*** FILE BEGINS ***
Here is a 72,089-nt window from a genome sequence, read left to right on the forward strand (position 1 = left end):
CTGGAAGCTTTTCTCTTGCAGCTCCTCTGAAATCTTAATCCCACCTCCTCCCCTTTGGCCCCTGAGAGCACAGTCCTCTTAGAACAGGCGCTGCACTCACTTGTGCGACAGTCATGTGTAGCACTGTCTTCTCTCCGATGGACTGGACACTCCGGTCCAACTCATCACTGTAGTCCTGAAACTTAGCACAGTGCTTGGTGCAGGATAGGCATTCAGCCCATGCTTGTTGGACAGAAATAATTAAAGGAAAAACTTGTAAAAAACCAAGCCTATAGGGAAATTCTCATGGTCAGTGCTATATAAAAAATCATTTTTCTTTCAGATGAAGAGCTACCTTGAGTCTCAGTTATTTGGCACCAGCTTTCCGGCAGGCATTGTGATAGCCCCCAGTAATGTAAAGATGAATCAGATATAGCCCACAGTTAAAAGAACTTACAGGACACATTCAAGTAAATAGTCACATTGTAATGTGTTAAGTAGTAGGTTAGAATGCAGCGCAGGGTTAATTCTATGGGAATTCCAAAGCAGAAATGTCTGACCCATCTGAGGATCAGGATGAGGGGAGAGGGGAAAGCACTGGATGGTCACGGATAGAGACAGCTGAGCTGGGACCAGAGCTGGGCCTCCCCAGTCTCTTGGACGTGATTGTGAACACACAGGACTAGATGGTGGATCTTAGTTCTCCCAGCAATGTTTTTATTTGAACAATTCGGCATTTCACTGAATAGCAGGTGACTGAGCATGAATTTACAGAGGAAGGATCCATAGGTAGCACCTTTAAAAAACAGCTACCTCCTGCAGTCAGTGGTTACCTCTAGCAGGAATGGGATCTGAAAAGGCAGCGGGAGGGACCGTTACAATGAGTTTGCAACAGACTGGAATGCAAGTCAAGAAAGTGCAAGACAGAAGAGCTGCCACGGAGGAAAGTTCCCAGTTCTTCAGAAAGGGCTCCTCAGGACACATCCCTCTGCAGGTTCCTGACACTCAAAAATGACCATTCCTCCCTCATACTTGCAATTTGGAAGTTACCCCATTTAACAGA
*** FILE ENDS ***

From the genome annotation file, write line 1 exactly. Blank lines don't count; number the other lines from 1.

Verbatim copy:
Here is a 72,089-nt window from a genome sequence, read left to right on the forward strand (position 1 = left end):